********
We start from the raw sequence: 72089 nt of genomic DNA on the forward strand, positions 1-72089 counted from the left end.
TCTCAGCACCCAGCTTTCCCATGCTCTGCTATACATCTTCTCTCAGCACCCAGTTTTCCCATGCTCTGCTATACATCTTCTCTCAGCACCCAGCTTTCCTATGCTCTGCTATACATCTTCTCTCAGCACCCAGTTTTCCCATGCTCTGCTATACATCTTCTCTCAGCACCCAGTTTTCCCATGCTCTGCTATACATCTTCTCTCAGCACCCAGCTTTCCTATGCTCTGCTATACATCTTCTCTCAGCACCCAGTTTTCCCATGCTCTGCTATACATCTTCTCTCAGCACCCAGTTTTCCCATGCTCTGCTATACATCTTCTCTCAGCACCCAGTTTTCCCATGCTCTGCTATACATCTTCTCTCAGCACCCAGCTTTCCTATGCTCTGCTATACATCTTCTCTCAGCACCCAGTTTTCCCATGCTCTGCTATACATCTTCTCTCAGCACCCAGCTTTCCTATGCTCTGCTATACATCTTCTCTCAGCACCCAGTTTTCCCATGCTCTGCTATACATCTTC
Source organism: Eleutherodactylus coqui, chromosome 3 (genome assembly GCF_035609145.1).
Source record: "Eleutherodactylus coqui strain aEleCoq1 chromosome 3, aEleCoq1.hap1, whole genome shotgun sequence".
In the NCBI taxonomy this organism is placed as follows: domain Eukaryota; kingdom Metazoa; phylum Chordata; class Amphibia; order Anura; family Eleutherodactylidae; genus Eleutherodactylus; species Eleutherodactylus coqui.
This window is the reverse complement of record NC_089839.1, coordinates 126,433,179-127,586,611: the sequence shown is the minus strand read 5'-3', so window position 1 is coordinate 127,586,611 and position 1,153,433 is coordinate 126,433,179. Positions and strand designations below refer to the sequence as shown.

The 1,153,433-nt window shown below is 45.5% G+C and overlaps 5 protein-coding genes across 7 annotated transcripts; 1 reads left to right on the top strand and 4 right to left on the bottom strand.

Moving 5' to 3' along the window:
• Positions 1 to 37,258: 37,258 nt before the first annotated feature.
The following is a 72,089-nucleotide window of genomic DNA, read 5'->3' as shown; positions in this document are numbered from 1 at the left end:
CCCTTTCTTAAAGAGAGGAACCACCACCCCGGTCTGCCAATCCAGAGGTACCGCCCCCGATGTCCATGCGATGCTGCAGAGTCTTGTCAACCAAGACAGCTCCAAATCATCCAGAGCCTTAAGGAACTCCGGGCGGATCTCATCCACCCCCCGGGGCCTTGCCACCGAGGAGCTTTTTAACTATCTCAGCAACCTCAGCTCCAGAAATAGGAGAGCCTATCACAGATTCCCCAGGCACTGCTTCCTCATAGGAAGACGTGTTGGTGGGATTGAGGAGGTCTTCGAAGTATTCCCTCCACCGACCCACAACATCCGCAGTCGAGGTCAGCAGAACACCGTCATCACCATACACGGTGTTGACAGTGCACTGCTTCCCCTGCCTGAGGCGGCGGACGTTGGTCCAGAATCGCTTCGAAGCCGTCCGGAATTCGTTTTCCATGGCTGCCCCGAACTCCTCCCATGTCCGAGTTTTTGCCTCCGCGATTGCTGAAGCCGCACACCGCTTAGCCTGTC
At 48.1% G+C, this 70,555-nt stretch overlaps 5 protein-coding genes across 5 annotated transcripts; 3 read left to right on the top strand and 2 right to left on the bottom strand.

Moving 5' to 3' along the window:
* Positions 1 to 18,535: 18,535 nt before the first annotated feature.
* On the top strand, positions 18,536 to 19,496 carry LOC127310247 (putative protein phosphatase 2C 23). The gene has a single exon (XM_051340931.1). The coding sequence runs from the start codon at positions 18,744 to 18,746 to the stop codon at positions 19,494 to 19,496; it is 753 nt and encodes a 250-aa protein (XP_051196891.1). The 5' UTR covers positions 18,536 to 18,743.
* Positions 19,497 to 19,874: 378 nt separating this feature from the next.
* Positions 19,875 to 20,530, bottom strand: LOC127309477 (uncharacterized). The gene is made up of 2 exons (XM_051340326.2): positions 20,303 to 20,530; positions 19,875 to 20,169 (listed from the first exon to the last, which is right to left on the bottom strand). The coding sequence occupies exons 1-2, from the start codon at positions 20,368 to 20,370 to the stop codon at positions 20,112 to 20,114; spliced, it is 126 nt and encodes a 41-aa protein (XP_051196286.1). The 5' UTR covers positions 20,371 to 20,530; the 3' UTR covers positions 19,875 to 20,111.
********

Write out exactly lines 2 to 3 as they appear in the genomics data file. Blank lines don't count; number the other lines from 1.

TCTCAGCACCCAGCTTTCCCATGCTCTGCTATACATCTTCTCTCAGCACCCAGTTTTCCCATGCTCTGCTATACATCTTCTCTCAGCACCCAGCTTTCCTATGCTCTGCTATACATCTTCTCTCAGCACCCAGTTTTCCCATGCTCTGCTATACATCTTCTCTCAGCACCCAGTTTTCCCATGCTCTGCTATACATCTTCTCTCAGCACCCAGCTTTCCTATGCTCTGCTATACATCTTCTCTCAGCACCCAGTTTTCCCATGCTCTGCTATACATCTTCTCTCAGCACCCAGTTTTCCCATGCTCTGCTATACATCTTCTCTCAGCACCCAGTTTTCCCATGCTCTGCTATACATCTTCTCTCAGCACCCAGCTTTCCTATGCTCTGCTATACATCTTCTCTCAGCACCCAGTTTTCCCATGCTCTGCTATACATCTTCTCTCAGCACCCAGCTTTCCTATGCTCTGCTATACATCTTCTCTCAGCACCCAGTTTTCCCATGCTCTGCTATACATCTTC
Source organism: Eleutherodactylus coqui, chromosome 3 (genome assembly GCF_035609145.1).